One can notice that China, but also USA and Germany (whose code is DEU) are the most “dangerous” competitors for the export of the Netherlands. In fact, often they cover a big part of the same market wherein the Netherlands place its top products. Moreover, these countries share a high level of fitness, which means that they have many different capabilities and, as a consequence, we expect their presence in the market not to fall in the short run.
Fig. 4

A synthesis of the main characteristics of the 6 top products of Dutch export. See text for details

4.2 The new description at a glance

The introduction of a measure of products’ complexity gives us the possibility to represent a comprehensive view of the Dutch export in a single graph. In Fig. 5 we plot the exported volumes, expressed in US Dollars, and the average complexity of the sectors for the years 1995 and 2010. The average complexity is calculated weighting each product with its volume:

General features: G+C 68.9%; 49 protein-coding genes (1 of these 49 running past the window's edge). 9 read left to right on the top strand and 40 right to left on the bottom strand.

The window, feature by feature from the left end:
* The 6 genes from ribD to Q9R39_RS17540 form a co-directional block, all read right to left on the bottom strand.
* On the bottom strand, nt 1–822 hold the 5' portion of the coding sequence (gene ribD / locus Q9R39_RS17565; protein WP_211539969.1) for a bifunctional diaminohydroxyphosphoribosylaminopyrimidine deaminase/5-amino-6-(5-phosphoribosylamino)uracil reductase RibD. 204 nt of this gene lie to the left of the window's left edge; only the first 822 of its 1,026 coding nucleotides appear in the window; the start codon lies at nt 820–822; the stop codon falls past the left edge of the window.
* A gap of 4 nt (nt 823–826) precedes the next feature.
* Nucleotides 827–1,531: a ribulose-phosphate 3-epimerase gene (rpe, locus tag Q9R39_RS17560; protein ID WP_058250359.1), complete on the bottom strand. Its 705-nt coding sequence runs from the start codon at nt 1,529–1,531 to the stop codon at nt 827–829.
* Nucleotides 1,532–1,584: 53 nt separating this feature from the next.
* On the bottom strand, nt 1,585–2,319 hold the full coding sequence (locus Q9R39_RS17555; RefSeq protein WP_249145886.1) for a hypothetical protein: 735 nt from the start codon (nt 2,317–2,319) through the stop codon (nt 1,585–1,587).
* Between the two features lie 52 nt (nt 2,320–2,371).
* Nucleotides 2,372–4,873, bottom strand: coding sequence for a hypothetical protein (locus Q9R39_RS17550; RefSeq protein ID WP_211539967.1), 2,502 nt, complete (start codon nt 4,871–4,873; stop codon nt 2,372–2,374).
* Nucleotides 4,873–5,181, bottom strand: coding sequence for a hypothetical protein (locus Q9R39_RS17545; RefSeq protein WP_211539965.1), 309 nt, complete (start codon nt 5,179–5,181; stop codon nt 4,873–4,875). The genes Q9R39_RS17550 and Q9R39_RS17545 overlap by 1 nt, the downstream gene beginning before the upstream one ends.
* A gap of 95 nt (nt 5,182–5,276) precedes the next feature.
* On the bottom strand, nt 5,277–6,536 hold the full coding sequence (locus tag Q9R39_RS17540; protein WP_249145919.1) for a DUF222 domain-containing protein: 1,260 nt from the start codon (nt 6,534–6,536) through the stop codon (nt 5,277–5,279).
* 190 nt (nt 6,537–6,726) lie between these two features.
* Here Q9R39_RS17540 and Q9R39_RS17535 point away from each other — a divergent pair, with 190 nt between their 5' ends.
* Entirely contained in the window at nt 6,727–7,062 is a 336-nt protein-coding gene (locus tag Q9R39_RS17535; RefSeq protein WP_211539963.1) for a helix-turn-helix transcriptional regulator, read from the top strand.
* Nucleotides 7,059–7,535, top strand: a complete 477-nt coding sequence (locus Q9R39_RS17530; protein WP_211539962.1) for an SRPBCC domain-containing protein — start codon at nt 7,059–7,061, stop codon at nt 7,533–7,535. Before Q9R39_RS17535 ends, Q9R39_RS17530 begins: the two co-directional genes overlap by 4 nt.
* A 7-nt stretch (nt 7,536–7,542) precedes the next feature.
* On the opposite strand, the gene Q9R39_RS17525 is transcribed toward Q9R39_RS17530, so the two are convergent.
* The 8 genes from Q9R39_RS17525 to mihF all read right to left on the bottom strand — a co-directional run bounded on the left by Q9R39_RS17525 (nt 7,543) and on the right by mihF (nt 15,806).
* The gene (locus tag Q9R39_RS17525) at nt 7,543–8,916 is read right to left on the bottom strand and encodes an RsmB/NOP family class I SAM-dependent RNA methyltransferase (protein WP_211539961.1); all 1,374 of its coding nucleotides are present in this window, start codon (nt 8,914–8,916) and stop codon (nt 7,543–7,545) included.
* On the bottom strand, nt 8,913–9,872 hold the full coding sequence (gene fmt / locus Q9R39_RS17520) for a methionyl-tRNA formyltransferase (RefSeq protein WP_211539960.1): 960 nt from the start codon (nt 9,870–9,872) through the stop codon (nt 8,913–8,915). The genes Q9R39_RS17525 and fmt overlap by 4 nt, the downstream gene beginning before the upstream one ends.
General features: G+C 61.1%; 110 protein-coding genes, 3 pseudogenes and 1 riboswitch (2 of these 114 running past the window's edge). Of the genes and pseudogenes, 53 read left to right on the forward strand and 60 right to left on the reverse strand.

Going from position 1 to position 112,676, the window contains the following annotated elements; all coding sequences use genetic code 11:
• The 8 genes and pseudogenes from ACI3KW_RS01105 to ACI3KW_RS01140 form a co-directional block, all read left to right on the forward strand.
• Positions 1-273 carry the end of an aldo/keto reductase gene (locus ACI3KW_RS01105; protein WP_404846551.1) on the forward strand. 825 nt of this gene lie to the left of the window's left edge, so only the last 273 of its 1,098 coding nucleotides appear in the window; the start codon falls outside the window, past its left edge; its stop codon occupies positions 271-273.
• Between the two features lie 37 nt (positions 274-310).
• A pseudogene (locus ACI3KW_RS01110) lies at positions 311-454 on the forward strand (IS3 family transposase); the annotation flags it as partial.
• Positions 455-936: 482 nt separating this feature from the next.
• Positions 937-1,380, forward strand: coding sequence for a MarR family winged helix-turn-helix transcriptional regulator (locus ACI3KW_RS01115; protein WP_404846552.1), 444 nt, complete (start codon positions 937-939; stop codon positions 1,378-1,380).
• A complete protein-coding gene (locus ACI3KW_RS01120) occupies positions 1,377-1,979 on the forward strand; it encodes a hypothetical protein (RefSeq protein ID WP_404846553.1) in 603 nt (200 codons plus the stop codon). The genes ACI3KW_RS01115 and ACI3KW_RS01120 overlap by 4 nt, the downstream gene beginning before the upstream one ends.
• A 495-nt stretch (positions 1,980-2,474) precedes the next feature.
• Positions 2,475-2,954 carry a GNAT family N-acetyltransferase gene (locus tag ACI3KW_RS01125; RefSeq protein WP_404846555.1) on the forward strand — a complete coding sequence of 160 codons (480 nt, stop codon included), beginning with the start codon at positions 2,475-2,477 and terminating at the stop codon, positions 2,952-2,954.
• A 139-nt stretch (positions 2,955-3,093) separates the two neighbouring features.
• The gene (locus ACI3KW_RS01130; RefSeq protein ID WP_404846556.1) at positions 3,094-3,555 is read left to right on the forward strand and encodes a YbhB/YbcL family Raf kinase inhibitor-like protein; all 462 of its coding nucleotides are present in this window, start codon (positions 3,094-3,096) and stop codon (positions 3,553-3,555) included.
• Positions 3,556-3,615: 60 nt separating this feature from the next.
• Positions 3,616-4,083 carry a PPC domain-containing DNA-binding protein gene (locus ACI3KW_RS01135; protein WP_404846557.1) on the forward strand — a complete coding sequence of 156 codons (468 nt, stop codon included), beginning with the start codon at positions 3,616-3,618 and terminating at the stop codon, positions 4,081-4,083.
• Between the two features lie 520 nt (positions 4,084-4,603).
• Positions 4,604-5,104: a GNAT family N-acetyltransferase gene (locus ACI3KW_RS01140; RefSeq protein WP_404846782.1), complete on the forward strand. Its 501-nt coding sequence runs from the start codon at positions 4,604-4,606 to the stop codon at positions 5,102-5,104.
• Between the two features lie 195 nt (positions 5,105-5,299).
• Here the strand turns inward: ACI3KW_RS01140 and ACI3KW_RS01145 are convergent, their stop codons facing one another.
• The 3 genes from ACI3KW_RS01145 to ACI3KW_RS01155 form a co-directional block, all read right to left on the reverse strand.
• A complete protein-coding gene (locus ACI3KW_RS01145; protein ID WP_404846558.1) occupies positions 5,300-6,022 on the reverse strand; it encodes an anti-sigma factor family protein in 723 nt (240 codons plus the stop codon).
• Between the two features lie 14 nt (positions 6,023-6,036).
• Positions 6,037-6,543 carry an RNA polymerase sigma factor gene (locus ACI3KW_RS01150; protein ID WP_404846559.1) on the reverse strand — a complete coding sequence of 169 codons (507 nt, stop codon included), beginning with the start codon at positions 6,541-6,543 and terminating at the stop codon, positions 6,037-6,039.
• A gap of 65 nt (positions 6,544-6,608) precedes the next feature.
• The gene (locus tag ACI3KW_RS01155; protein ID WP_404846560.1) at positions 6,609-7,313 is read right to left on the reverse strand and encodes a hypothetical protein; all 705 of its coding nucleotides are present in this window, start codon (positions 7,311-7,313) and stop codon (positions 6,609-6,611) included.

$$\begin{aligned} \langle Q \rangle _S=\frac{1}{V_{tot}}\sum _{p\in S}V_p Q_p \end{aligned}$$
(5)
where \(V_{tot}=\sum _{p\in S} V_p\). With the symbolic expression \(\sum _{p\in S}\) we mean that the sum is performed only on those products which belong on one of the sectors previously defined; as a consequence, each sector \(S\) will be characterized by its weighted average complexity \(\langle Q \rangle _S\).
Fig. 5

Dutch exports for the years 1995 and 2010. For each sector the weighted average complexity and the exported volume is plotted

One can notice that those sectors which heavily rely on raw materials, as Energy, Horticulture and Metals, share a low complexity, while those sectors which are based on a high level of technology and advanced skills and infrastructures, such as High Tech, Life Sciences and Chemicals, have a high average complexity. A quick comparison between the two years shows that the exports grow for all sectors (note that the y axis has been rescaled). On the contrary, the complexities do not share the same trend: some sectors remain approximatively constant (for example, Energy and High Tech) while others show a remarkable decline, for example Chemicals. We will discuss this aspect in detail in the next Section.